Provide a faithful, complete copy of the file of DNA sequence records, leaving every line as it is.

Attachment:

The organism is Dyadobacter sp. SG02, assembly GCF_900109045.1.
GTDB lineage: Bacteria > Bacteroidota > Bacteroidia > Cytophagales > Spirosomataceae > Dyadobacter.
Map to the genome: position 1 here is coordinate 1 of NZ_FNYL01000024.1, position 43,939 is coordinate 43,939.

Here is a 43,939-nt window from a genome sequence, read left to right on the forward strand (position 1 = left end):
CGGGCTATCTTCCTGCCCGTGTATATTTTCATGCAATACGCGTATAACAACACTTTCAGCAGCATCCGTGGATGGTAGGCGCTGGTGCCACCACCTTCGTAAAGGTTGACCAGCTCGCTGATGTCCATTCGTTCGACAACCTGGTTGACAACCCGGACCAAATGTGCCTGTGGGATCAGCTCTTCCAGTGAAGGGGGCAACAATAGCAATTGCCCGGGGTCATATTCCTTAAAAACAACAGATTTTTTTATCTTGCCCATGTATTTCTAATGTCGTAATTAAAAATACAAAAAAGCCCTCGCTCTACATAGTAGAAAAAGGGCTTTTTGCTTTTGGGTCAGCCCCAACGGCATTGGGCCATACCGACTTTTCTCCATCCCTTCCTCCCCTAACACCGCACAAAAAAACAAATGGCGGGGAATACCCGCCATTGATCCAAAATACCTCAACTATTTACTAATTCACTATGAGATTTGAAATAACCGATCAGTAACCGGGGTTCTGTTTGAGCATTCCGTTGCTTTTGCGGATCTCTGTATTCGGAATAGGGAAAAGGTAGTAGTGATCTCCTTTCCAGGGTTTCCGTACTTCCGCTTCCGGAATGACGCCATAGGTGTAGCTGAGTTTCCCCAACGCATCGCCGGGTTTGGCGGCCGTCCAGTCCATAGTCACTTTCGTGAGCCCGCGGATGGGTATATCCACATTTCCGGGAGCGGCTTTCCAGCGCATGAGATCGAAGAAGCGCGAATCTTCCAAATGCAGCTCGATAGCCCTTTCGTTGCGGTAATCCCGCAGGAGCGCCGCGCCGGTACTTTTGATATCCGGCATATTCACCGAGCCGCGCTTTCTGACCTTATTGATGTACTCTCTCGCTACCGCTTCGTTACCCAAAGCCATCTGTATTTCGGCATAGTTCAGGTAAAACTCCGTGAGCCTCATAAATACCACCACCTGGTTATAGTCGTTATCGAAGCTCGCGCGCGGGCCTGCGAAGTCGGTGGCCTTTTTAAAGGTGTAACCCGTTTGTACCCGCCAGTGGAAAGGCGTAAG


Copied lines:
The organism is Dyadobacter sp. SG02, assembly GCF_900109045.1.
GTDB lineage: Bacteria > Bacteroidota > Bacteroidia > Cytophagales > Spirosomataceae > Dyadobacter.
Map to the genome: position 1 here is coordinate 1 of NZ_FNYL01000024.1, position 43,939 is coordinate 43,939.

Here is a 43,939-nt window from a genome sequence, read left to right on the forward strand (position 1 = left end):
CGGGCTATCTTCCTGCCCGTGTATATTTTCATGCAATACGCGTATAACAACACTTTCAGCAGCATCCGTGGATGGTAGGCGCTGGTGCCACCACCTTCGTAAAGGTTGACCAGCTCGCTGATGTCCATTCGTTCGACAACCTGGTTGACAACCCGGACCAAATGTGCCTGTGGGATCAGCTCTTCCAGTGAAGGGGGCAACAATAGCAATTGCCCGGGGTCATATTCCTTAAAAACAACAGATTTTTTTATCTTGCCCATGTATTTCTAATGTCGTAATTAAAAATACAAAAAAGCCCTCGCTCTACATAGTAGAAAAAGGGCTTTTTGCTTTTGGGTCAGCCCCAACGGCATTGGGCCATACCGACTTTTCTCCATCCCTTCCTCCCCTAACACCGCACAAAAAAACAAATGGCGGGGAATACCCGCCATTGATCCAAAATACCTCAACTATTTACTAATTCACTATGAGATTTGAAATAACCGATCAGTAACCGGGGTTCTGTTTGAGCATTCCGTTGCTTTTGCGGATCTCTGTATTCGGAATAGGGAAAAGGTAGTAGTGATCTCCTTTCCAGGGTTTCCGTACTTCCGCTTCCGGAATGACGCCATAGGTGTAGCTGAGTTTCCCCAACGCATCGCCGGGTTTGGCGGCCGTCCAGTCCATAGTCACTTTCGTGAGCCCGCGGATGGGTATATCCACATTTCCGGGAGCGGCTTTCCAGCGCATGAGATCGAAGAAGCGCGAATCTTCCAAATGCAGCTCGATAGCCCTTTCGTTGCGGTAATCCCGCAGGAGCGCCGCGCCGGTACTTTTGATATCCGGCATATTCACCGAGCCGCGCTTTCTGACCTTATTGATGTACTCTCTCGCTACCGCTTCGTTACCCAAAGCCATCTGTATTTCGGCATAGTTCAGGTAAAACTCCGTGAGCCTCATAAATACCACCACCTGGTTATAGTCGTTATCGAAGCTCGCGCGCGGGCCTGCGAAGTCGGTGGCCTTTTTAAAGGTGTAACCCGTTTGTACCCGCCAGTGGAAAGGCGTAAG